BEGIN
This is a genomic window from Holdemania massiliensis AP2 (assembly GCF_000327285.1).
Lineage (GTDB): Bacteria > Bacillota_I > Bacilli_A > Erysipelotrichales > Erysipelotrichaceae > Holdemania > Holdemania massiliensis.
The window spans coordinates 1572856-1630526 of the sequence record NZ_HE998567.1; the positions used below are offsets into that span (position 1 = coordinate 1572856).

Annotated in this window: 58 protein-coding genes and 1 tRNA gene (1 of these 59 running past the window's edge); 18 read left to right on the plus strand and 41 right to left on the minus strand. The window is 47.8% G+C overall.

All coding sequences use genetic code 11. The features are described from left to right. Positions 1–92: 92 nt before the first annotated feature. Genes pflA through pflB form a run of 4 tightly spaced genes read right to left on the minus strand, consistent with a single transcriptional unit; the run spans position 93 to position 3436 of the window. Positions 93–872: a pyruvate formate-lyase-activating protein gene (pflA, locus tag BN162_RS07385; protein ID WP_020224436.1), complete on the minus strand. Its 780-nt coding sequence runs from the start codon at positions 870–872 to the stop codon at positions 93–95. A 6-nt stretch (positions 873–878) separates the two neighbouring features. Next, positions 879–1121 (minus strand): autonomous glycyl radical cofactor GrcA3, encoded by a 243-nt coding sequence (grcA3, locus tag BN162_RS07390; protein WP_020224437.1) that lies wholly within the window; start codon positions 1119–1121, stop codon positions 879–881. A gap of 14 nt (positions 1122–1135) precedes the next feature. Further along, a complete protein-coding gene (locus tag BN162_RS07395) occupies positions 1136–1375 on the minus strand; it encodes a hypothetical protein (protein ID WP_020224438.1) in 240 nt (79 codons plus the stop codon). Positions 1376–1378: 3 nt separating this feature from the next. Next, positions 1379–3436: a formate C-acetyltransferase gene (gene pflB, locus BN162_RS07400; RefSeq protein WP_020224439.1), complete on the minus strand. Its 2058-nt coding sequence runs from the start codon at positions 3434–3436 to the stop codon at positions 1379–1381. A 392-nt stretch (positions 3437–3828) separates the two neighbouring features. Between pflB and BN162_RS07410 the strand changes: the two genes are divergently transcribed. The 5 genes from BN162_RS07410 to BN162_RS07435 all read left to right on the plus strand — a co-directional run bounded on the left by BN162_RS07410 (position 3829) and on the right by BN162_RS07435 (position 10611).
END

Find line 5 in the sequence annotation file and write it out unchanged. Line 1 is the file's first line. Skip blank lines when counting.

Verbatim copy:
All coding sequences use genetic code 11. The features are described from left to right. Positions 1–92: 92 nt before the first annotated feature. Genes pflA through pflB form a run of 4 tightly spaced genes read right to left on the minus strand, consistent with a single transcriptional unit; the run spans position 93 to position 3436 of the window. Positions 93–872: a pyruvate formate-lyase-activating protein gene (pflA, locus tag BN162_RS07385; protein ID WP_020224436.1), complete on the minus strand. Its 780-nt coding sequence runs from the start codon at positions 870–872 to the stop codon at positions 93–95. A 6-nt stretch (positions 873–878) separates the two neighbouring features. Next, positions 879–1121 (minus strand): autonomous glycyl radical cofactor GrcA3, encoded by a 243-nt coding sequence (grcA3, locus tag BN162_RS07390; protein WP_020224437.1) that lies wholly within the window; start codon positions 1119–1121, stop codon positions 879–881. A gap of 14 nt (positions 1122–1135) precedes the next feature. Further along, a complete protein-coding gene (locus tag BN162_RS07395) occupies positions 1136–1375 on the minus strand; it encodes a hypothetical protein (protein ID WP_020224438.1) in 240 nt (79 codons plus the stop codon). Positions 1376–1378: 3 nt separating this feature from the next. Next, positions 1379–3436: a formate C-acetyltransferase gene (gene pflB, locus BN162_RS07400; RefSeq protein WP_020224439.1), complete on the minus strand. Its 2058-nt coding sequence runs from the start codon at positions 3434–3436 to the stop codon at positions 1379–1381. A 392-nt stretch (positions 3437–3828) separates the two neighbouring features. Between pflB and BN162_RS07410 the strand changes: the two genes are divergently transcribed. The 5 genes from BN162_RS07410 to BN162_RS07435 all read left to right on the plus strand — a co-directional run bounded on the left by BN162_RS07410 (position 3829) and on the right by BN162_RS07435 (position 10611).